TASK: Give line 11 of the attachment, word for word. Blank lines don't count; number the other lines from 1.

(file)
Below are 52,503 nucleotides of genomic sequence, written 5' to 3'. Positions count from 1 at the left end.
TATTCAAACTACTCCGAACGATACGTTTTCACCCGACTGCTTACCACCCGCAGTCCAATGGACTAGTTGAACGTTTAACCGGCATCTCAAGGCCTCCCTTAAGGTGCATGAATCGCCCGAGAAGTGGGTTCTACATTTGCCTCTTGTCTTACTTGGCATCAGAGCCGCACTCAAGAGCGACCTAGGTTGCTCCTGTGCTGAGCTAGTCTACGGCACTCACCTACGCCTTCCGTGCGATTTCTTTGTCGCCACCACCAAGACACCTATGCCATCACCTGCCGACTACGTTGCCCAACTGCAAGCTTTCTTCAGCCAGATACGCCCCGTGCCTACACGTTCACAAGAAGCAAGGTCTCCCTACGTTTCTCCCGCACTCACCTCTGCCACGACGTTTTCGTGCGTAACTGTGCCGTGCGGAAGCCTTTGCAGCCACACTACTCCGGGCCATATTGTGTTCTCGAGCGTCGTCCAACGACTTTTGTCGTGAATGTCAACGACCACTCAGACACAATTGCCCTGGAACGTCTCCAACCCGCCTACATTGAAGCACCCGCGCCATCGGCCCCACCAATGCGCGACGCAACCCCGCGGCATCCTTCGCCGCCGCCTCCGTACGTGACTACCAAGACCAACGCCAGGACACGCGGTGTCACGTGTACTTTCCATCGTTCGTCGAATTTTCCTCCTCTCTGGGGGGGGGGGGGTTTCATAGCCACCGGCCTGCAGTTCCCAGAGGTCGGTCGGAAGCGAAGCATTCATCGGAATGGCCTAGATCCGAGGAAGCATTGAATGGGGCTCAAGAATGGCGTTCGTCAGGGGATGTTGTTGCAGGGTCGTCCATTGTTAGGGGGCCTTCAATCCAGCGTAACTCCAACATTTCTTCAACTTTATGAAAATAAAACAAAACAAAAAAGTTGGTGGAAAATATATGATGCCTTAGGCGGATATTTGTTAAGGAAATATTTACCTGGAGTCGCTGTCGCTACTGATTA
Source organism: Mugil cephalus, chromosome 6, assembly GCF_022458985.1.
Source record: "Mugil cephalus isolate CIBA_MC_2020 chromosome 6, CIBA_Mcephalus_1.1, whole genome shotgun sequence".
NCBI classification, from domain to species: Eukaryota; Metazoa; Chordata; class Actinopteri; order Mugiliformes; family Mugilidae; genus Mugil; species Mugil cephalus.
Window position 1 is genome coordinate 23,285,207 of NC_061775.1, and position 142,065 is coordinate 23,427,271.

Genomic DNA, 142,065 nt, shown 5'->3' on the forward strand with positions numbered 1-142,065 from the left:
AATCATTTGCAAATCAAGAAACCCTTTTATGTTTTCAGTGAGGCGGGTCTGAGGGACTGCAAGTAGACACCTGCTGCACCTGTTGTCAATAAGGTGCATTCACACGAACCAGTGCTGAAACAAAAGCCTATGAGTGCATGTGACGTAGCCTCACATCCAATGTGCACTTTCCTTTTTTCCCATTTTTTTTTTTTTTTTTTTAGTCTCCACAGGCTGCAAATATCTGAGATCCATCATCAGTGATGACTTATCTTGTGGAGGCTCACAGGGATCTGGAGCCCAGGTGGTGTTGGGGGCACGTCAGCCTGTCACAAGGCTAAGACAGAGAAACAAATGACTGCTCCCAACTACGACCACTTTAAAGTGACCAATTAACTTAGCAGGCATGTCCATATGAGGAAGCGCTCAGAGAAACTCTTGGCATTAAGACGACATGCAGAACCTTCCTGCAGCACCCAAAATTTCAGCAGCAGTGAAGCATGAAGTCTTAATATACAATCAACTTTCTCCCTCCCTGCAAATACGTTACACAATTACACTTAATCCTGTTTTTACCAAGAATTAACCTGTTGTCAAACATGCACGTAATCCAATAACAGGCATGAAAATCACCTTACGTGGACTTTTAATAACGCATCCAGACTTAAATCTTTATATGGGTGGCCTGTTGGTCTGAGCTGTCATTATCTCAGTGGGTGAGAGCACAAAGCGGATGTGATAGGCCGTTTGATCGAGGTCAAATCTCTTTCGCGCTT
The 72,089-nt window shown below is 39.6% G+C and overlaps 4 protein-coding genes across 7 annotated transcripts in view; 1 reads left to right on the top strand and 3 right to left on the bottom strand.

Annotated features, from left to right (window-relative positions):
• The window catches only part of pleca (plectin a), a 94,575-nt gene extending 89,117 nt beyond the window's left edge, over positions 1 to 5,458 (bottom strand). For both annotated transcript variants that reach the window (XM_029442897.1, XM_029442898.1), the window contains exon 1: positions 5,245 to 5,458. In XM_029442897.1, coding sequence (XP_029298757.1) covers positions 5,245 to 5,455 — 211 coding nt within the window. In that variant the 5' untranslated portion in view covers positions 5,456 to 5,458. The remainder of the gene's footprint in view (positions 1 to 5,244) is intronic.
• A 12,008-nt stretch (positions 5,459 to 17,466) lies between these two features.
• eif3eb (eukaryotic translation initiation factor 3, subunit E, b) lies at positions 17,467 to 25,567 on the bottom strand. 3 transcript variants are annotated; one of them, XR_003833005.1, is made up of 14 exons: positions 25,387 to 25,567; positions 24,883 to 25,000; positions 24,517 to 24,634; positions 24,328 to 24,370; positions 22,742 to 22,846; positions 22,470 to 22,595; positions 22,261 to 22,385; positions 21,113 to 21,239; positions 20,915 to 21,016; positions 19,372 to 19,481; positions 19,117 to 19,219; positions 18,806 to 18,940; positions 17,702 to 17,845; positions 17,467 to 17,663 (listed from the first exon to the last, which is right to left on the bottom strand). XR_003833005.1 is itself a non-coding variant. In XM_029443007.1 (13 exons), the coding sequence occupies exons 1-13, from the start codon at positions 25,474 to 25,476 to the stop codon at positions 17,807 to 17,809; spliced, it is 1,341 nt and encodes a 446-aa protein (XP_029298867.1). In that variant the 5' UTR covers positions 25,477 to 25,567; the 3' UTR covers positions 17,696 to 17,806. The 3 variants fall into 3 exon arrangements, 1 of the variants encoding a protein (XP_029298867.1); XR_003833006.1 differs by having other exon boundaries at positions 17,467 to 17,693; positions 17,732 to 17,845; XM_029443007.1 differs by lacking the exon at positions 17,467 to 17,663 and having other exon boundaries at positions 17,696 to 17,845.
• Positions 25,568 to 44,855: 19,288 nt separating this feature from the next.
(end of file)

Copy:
• The window catches only part of pleca (plectin a), a 94,575-nt gene extending 89,117 nt beyond the window's left edge, over positions 1 to 5,458 (bottom strand). For both annotated transcript variants that reach the window (XM_029442897.1, XM_029442898.1), the window contains exon 1: positions 5,245 to 5,458. In XM_029442897.1, coding sequence (XP_029298757.1) covers positions 5,245 to 5,455 — 211 coding nt within the window. In that variant the 5' untranslated portion in view covers positions 5,456 to 5,458. The remainder of the gene's footprint in view (positions 1 to 5,244) is intronic.